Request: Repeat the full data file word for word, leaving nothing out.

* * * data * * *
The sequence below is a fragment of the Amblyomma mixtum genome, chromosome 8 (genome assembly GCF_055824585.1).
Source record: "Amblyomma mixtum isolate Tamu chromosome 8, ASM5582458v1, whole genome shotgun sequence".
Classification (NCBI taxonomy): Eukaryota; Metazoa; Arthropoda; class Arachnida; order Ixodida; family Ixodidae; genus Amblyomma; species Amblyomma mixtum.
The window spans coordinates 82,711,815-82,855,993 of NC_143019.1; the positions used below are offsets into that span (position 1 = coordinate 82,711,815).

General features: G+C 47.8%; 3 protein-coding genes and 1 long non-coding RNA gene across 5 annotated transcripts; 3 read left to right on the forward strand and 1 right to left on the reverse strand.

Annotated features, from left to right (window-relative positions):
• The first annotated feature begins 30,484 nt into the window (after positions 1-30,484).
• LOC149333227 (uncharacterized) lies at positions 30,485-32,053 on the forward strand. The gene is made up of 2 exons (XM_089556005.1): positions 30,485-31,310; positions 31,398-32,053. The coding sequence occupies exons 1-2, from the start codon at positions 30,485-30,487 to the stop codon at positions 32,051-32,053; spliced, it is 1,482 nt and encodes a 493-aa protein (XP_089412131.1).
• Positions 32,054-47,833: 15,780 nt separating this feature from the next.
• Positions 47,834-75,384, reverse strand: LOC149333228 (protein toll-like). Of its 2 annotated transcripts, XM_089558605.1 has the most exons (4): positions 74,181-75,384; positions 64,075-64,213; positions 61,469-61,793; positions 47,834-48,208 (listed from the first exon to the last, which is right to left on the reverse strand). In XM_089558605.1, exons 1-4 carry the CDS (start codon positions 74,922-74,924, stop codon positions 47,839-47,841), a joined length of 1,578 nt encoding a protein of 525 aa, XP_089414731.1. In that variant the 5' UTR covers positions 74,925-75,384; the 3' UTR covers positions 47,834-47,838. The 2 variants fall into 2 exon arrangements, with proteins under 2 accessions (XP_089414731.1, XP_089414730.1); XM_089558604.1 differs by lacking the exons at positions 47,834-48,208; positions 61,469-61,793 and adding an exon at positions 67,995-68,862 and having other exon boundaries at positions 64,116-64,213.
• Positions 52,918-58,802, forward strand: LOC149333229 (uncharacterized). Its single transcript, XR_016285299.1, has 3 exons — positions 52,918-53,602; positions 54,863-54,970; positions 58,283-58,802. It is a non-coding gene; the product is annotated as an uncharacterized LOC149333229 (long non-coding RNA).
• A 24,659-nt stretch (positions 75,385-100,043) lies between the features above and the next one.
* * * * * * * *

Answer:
The sequence below is a fragment of the Amblyomma mixtum genome, chromosome 8 (genome assembly GCF_055824585.1).
Source record: "Amblyomma mixtum isolate Tamu chromosome 8, ASM5582458v1, whole genome shotgun sequence".
Classification (NCBI taxonomy): Eukaryota; Metazoa; Arthropoda; class Arachnida; order Ixodida; family Ixodidae; genus Amblyomma; species Amblyomma mixtum.
The window spans coordinates 82,711,815-82,855,993 of NC_143019.1; the positions used below are offsets into that span (position 1 = coordinate 82,711,815).

General features: G+C 47.8%; 3 protein-coding genes and 1 long non-coding RNA gene across 5 annotated transcripts; 3 read left to right on the forward strand and 1 right to left on the reverse strand.

Annotated features, from left to right (window-relative positions):
• The first annotated feature begins 30,484 nt into the window (after positions 1-30,484).
• LOC149333227 (uncharacterized) lies at positions 30,485-32,053 on the forward strand. The gene is made up of 2 exons (XM_089556005.1): positions 30,485-31,310; positions 31,398-32,053. The coding sequence occupies exons 1-2, from the start codon at positions 30,485-30,487 to the stop codon at positions 32,051-32,053; spliced, it is 1,482 nt and encodes a 493-aa protein (XP_089412131.1).
• Positions 32,054-47,833: 15,780 nt separating this feature from the next.
• Positions 47,834-75,384, reverse strand: LOC149333228 (protein toll-like). Of its 2 annotated transcripts, XM_089558605.1 has the most exons (4): positions 74,181-75,384; positions 64,075-64,213; positions 61,469-61,793; positions 47,834-48,208 (listed from the first exon to the last, which is right to left on the reverse strand). In XM_089558605.1, exons 1-4 carry the CDS (start codon positions 74,922-74,924, stop codon positions 47,839-47,841), a joined length of 1,578 nt encoding a protein of 525 aa, XP_089414731.1. In that variant the 5' UTR covers positions 74,925-75,384; the 3' UTR covers positions 47,834-47,838. The 2 variants fall into 2 exon arrangements, with proteins under 2 accessions (XP_089414731.1, XP_089414730.1); XM_089558604.1 differs by lacking the exons at positions 47,834-48,208; positions 61,469-61,793 and adding an exon at positions 67,995-68,862 and having other exon boundaries at positions 64,116-64,213.
• Positions 52,918-58,802, forward strand: LOC149333229 (uncharacterized). Its single transcript, XR_016285299.1, has 3 exons — positions 52,918-53,602; positions 54,863-54,970; positions 58,283-58,802. It is a non-coding gene; the product is annotated as an uncharacterized LOC149333229 (long non-coding RNA).
• A 24,659-nt stretch (positions 75,385-100,043) lies between the features above and the next one.